The music catalog of the Universal Music Group (UMG), the world’s largest record company, will be available to users of Africa-focused streaming service Mdundo following the signing of a licensing deal.
Mdundo said the deal will strengthen its offering to its 17 million active monthly users, and accelerate its growth across Africa. The music streaming service, which Mdundo says has achieved exponential growth in the Nigerian market, is available in a number of countries, including Kenya, Ghana and Tanzania.
Last year, Mdundo signed partnerships with telcos across the continent in a bid to grow its earnings and user base, a move, it says, that has boosted its growth. Mdundo users can access music using USSD services on a bundled program (daily, weekly or monthly). The streaming service is also accessible through its website or app, which has more than 1 million downloads.
“Our focus is to provide a relevant service to the hundreds of millions of potential users in Africa that are getting online… We are extremely pleased to work with Universal Music within Africa towards our vision of providing Africa with an easy and legal solution to accessing music that fits the local consumers,” said Mdundo founder and CEO Martin Nielsen, in a statement today.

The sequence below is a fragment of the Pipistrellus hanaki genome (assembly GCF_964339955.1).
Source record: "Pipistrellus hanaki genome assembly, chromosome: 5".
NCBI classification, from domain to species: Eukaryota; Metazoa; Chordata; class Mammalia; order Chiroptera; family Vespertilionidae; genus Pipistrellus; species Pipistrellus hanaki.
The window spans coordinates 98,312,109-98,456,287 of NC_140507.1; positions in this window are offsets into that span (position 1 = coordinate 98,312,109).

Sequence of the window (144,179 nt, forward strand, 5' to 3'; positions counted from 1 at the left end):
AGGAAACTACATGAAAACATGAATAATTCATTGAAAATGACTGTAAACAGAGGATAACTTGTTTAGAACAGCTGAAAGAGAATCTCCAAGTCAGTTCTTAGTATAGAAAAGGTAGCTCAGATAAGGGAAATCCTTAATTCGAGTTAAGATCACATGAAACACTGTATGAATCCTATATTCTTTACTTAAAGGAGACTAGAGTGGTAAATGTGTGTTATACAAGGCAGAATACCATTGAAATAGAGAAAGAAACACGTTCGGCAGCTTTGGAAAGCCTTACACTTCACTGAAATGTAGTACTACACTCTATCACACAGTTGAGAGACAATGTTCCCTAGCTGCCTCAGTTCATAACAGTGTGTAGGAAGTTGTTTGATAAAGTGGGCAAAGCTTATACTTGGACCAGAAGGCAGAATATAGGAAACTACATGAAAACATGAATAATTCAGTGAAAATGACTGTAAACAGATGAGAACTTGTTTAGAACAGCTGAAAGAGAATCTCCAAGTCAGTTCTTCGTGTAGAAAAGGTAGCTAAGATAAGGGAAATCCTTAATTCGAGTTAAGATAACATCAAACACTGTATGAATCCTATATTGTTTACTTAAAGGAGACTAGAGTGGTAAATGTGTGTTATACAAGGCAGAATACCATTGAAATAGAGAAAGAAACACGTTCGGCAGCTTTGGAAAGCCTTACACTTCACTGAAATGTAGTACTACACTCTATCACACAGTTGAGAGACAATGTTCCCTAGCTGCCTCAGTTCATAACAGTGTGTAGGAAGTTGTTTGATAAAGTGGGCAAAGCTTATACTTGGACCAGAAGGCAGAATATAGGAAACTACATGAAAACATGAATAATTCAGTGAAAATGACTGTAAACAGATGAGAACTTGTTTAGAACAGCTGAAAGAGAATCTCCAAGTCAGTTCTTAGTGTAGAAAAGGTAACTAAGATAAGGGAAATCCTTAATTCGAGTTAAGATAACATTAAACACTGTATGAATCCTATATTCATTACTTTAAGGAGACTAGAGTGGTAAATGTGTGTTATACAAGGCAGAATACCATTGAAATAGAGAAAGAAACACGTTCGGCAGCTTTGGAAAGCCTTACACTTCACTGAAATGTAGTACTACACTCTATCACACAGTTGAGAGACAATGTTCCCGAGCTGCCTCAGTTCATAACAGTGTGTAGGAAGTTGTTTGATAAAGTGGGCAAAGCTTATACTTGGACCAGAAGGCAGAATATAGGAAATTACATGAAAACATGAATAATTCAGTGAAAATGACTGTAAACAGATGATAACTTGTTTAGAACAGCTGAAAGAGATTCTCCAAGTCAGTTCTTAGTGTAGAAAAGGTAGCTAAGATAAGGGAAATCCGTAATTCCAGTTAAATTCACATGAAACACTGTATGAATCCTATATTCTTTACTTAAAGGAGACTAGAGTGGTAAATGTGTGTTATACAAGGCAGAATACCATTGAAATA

Mdundo was founded in 2013 and was listed in the Nasdaq First North Growth Market — a Nasdaq Nordic division — in September 2020 to fast-track its growth across Africa. It has grown its user-base from less than one million in 2016 to 20 million by the end of June, with projections of reaching 25 million by 2025.
Its latest deal comes as UMG strengthens its presence in Africa, through its subsidiary Universal Music Africa, which has over the last decade expanded across Africa by establishing a presence in South Africa, Ivory Coast, Nigeria, Senegal, Cameroon, Kenya and Morocco. UMG is also behind some of Africa’s major labels, including Def Jam Africa, Blue Note Africa and Motown Gospel Africa.
“We welcome Mdundo as a partner, and are excited for more fans across Africa to have greater access to some of Africa’s most exciting musical talent, as well as UMG’s unrivaled catalog of international artists,” said Sipho Dlamini, the CEO of Universal Music South Africa & Sub-Saharan Africa.
Across Africa there are more than 20 music streaming services, including Sweden’s Spotify, which is now in more than 40 African countries after expanding to an additional 38 last year. Nigeria-headquartered Boomplay and Songa by Kenya’s telco Safaricom are the other popular streaming services. Spotify and Boomplay are already licensed by the three major record companies, including Sony Music.